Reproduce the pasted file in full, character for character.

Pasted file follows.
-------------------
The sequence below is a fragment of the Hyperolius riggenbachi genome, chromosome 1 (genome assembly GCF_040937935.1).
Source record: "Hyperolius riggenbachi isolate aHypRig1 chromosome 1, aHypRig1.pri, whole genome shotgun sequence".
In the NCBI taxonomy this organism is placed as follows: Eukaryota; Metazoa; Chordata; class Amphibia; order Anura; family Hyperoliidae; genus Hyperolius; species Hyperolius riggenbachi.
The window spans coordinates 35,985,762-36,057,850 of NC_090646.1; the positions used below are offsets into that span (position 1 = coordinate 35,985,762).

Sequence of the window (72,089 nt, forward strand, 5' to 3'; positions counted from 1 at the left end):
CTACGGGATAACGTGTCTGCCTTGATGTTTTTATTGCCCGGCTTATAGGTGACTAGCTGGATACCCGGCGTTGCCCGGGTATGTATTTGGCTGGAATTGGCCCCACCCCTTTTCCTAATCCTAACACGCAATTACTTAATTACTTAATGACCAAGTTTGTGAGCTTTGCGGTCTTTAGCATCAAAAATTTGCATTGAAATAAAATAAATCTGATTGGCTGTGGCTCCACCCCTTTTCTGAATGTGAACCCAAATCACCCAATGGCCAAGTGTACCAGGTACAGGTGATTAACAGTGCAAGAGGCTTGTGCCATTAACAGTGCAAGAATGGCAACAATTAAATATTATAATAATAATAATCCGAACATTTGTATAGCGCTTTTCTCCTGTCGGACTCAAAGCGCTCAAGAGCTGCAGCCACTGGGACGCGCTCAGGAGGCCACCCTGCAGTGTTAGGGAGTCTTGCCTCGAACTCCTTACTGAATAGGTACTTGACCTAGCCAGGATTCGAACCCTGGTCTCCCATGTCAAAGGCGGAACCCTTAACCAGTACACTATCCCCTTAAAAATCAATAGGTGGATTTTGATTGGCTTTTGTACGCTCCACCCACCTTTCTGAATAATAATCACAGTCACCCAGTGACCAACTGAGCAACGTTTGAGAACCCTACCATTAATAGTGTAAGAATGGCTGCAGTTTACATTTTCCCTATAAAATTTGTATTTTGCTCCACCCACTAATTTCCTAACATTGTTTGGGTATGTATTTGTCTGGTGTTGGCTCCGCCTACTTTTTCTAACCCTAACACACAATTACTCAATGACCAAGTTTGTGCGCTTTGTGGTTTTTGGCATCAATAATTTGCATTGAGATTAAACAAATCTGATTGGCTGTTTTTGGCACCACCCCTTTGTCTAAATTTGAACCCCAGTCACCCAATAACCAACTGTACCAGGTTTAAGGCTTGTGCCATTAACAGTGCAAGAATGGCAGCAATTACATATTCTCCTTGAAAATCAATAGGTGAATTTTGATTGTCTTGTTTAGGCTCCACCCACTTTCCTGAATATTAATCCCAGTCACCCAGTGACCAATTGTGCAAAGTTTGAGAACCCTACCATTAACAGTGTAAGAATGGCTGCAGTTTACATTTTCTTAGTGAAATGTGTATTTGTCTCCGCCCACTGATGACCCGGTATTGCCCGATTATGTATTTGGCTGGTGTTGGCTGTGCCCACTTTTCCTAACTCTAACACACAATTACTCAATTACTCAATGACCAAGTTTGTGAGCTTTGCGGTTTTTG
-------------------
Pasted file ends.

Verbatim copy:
The sequence below is a fragment of the Hyperolius riggenbachi genome, chromosome 1 (genome assembly GCF_040937935.1).
Source record: "Hyperolius riggenbachi isolate aHypRig1 chromosome 1, aHypRig1.pri, whole genome shotgun sequence".
In the NCBI taxonomy this organism is placed as follows: Eukaryota; Metazoa; Chordata; class Amphibia; order Anura; family Hyperoliidae; genus Hyperolius; species Hyperolius riggenbachi.
The window spans coordinates 35,985,762-36,057,850 of NC_090646.1; the positions used below are offsets into that span (position 1 = coordinate 35,985,762).

Sequence of the window (72,089 nt, forward strand, 5' to 3'; positions counted from 1 at the left end):
CTACGGGATAACGTGTCTGCCTTGATGTTTTTATTGCCCGGCTTATAGGTGACTAGCTGGATACCCGGCGTTGCCCGGGTATGTATTTGGCTGGAATTGGCCCCACCCCTTTTCCTAATCCTAACACGCAATTACTTAATTACTTAATGACCAAGTTTGTGAGCTTTGCGGTCTTTAGCATCAAAAATTTGCATTGAAATAAAATAAATCTGATTGGCTGTGGCTCCACCCCTTTTCTGAATGTGAACCCAAATCACCCAATGGCCAAGTGTACCAGGTACAGGTGATTAACAGTGCAAGAGGCTTGTGCCATTAACAGTGCAAGAATGGCAACAATTAAATATTATAATAATAATAATCCGAACATTTGTATAGCGCTTTTCTCCTGTCGGACTCAAAGCGCTCAAGAGCTGCAGCCACTGGGACGCGCTCAGGAGGCCACCCTGCAGTGTTAGGGAGTCTTGCCTCGAACTCCTTACTGAATAGGTACTTGACCTAGCCAGGATTCGAACCCTGGTCTCCCATGTCAAAGGCGGAACCCTTAACCAGTACACTATCCCCTTAAAAATCAATAGGTGGATTTTGATTGGCTTTTGTACGCTCCACCCACCTTTCTGAATAATAATCACAGTCACCCAGTGACCAACTGAGCAACGTTTGAGAACCCTACCATTAATAGTGTAAGAATGGCTGCAGTTTACATTTTCCCTATAAAATTTGTATTTTGCTCCACCCACTAATTTCCTAACATTGTTTGGGTATGTATTTGTCTGGTGTTGGCTCCGCCTACTTTTTCTAACCCTAACACACAATTACTCAATGACCAAGTTTGTGCGCTTTGTGGTTTTTGGCATCAATAATTTGCATTGAGATTAAACAAATCTGATTGGCTGTTTTTGGCACCACCCCTTTGTCTAAATTTGAACCCCAGTCACCCAATAACCAACTGTACCAGGTTTAAGGCTTGTGCCATTAACAGTGCAAGAATGGCAGCAATTACATATTCTCCTTGAAAATCAATAGGTGAATTTTGATTGTCTTGTTTAGGCTCCACCCACTTTCCTGAATATTAATCCCAGTCACCCAGTGACCAATTGTGCAAAGTTTGAGAACCCTACCATTAACAGTGTAAGAATGGCTGCAGTTTACATTTTCTTAGTGAAATGTGTATTTGTCTCCGCCCACTGATGACCCGGTATTGCCCGATTATGTATTTGGCTGGTGTTGGCTGTGCCCACTTTTCCTAACTCTAACACACAATTACTCAATTACTCAATGACCAAGTTTGTGAGCTTTGCGGTTTTTG